Badgers, bobcats, and bears oh my! Yes, you will see all of these animals and many more.
Wildlife Images Rehabilitation and Education Center was founded as a non-profit corporation in 1981 by renowned wildlife rehabilitator J. David Siddon. The facility was created in order to provide for the care and treatment of sick, injured and orphaned wildlife. Wildlife Images has since expanded to provide educational programs on wildlife, conservation, and the environment to schools, organizations and the general public. The Center, and its programs and activities are a direct outgrowth and continuation of the late Founder J. David Siddon’s personal involvement with wildlife rehabilitation and education for more than 40 years. The center currently operates under the direction of David Siddon Jr., who continues on with his father’s mission.
We save wildlife through rescuing sick, injured and orphaned mammals, birds and reptiles and restoring them to health. Our goal is always to do what’s best for the animal. If they can be treated and return to life in the wild, we work to help them heal, without habituating to humans, for a successful life back in the wild. Some animals have injuries that will prevent them from returning to the wild and competing successfully. We do not want to release compromised animals because they would be in danger of attack by stronger animals, starvation, and further injury. In such cases, we work with the Oregon Department of Fisheries and Wildlife as well as zoos and educational centers to find the best possible placement for the animal, so they will be safe and cared for the rest of their lives, helping people to learn about their species and needs in the wild. As is always the case in wildlife rehabilitation, no matter how hard we try, there are some animals we can’t help. If after evaluation, or even after treatment, we learn that an animal can’t be helped back to health, we do the best we can: we relieve their pain and suffering and help them pass peacefully.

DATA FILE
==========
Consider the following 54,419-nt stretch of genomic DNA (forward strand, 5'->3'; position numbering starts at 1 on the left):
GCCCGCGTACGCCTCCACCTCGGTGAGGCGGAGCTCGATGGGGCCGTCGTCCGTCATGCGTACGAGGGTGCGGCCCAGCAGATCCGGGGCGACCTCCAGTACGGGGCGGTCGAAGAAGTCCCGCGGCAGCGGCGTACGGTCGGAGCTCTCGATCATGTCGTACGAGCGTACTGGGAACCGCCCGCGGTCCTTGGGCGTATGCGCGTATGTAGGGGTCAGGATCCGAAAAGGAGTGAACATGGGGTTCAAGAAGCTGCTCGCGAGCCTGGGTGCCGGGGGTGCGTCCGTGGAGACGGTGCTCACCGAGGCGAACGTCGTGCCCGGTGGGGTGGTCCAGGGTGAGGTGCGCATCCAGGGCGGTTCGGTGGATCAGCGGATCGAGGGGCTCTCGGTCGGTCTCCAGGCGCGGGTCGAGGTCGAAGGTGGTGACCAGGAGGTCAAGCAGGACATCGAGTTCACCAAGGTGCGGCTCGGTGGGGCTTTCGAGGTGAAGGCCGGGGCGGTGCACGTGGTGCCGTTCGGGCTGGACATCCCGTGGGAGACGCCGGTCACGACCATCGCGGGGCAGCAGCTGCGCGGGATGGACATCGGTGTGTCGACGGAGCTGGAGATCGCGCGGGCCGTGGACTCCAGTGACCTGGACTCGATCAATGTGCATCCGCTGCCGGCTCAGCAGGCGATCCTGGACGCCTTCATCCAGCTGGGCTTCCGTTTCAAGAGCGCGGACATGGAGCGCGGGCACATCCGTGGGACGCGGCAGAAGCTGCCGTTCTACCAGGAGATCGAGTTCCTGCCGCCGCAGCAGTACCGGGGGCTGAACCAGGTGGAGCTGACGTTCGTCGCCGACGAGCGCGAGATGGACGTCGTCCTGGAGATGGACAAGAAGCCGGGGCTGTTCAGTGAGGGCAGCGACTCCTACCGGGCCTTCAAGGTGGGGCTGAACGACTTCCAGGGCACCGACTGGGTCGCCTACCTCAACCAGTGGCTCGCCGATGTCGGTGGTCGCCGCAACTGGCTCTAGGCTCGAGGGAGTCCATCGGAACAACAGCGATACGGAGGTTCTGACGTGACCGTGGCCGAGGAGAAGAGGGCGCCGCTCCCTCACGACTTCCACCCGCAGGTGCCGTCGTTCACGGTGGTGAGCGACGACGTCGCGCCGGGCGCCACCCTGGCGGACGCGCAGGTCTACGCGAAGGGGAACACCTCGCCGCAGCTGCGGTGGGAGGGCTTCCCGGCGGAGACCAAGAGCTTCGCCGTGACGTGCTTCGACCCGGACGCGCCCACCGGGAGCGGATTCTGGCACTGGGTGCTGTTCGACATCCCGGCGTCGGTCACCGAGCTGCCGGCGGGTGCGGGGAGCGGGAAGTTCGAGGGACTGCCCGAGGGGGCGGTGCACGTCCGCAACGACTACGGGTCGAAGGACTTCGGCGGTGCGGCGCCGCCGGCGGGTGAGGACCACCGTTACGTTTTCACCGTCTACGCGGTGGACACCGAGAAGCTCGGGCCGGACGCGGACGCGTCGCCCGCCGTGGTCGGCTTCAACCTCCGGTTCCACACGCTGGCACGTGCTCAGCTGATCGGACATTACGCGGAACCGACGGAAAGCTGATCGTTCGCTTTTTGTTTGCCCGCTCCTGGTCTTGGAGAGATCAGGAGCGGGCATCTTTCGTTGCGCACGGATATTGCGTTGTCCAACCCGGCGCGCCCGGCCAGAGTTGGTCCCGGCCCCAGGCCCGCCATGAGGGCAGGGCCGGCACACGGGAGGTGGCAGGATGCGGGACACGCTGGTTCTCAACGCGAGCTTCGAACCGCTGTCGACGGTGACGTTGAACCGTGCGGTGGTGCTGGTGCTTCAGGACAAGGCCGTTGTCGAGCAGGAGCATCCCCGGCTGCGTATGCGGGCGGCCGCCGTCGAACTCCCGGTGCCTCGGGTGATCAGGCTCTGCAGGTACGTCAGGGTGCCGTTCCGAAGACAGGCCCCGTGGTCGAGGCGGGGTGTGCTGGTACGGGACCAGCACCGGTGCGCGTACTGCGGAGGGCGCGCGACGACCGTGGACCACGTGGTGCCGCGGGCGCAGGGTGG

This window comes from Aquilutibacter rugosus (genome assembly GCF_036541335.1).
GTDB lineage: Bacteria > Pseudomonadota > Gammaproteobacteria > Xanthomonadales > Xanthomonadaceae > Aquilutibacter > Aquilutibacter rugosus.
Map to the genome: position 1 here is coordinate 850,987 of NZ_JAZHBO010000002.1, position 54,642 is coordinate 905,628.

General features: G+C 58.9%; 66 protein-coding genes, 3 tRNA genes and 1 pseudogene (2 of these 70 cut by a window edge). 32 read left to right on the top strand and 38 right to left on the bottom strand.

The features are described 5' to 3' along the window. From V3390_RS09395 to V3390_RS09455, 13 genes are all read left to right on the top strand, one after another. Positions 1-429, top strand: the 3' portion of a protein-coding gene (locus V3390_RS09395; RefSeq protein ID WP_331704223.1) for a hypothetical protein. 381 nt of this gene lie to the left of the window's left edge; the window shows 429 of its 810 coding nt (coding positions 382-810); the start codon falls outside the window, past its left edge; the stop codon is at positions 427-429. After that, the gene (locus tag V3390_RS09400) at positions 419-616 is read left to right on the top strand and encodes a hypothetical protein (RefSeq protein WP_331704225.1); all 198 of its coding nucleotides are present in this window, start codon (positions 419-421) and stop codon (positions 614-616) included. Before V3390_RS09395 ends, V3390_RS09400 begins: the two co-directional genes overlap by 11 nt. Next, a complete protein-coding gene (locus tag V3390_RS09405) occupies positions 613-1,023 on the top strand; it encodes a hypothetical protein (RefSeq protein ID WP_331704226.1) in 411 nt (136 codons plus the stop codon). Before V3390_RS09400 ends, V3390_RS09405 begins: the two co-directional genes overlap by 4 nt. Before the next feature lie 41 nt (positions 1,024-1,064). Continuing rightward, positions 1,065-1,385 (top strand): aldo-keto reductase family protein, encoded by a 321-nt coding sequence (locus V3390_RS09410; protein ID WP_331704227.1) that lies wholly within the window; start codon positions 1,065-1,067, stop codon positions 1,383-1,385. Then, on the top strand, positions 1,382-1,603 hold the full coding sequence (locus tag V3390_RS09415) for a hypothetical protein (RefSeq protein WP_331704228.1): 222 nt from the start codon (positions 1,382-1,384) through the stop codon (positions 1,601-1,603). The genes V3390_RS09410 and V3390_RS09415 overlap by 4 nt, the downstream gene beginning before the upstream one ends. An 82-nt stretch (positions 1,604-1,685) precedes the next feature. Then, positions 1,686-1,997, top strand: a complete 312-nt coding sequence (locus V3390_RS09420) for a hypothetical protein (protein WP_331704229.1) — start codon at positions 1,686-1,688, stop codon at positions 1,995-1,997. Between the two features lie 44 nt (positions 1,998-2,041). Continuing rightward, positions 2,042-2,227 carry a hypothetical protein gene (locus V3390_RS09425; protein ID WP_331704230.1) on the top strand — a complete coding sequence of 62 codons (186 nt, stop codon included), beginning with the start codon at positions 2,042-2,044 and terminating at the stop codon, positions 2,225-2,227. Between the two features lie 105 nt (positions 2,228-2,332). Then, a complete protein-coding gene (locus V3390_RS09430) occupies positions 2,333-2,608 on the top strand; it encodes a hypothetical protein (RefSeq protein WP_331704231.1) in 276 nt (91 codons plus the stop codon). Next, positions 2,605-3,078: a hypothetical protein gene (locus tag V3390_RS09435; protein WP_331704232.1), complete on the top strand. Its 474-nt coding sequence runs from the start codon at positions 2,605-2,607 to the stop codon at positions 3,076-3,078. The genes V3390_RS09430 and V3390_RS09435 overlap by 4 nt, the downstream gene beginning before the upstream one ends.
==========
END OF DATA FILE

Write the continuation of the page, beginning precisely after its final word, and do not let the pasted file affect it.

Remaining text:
The organization’s clinic, animal sanctuary, and education center are located on 24 acres of land adjacent to the wild and scenic section of Oregon’s famous Rogue River. Animals treated at Wildlife Images have included everything from baby squirrels and badgers to American bald eagles.
Wildlife Images Rehabilitation and Education Center is open for public tours throughout the year and has a very active educational outreach component. Off-site programs featuring birds of prey, mammals, and reptiles are available. On-site programs are conducted in the J. David Siddon Community Education Center. Thousands of children visit the shelter each year on educational field trips, enhancing their knowledge of nature and wildlife preservation.
Things to Know About Your Visit to Wildlife Images
Tours of our facility are led by friendly and knowledgeable guides. This walking tour lasts approximately 1.5 hours at a casual pace over gentle terrain. Tours are offered several times a day but tend to fill up quickly, particularly during the summer months, so be sure to book early.
Click here to pre-pay and reserve your tour.
- For those with mobility issues or children, we do have wheelchairs, golf carts and strollers available to rent for an additional fee. These items are subject to availability.
- We ask that food or drink is not brought along on tour. Bottled water is permitted.
- Wildlife Images is a smoke-free environment; there is no smoking allowed on the tour.
- For the safety of our wildlife residents, no pets are allowed at the facility or on the tour. For those individuals visiting with certified service animals, please call our facility for a special accommodations request. We are happy to accommodate you to the best of our abilities.
Large vehicles like buses and motorhomes can be accommodated in our overflow parking area. Our office staff is happy to provide you with directions and the necessary information.
Visit our unique gift shop before or after your tour. All proceeds from the gift shop benefit the sick, injured, and orphaned wildlife treated at Wildlife Images.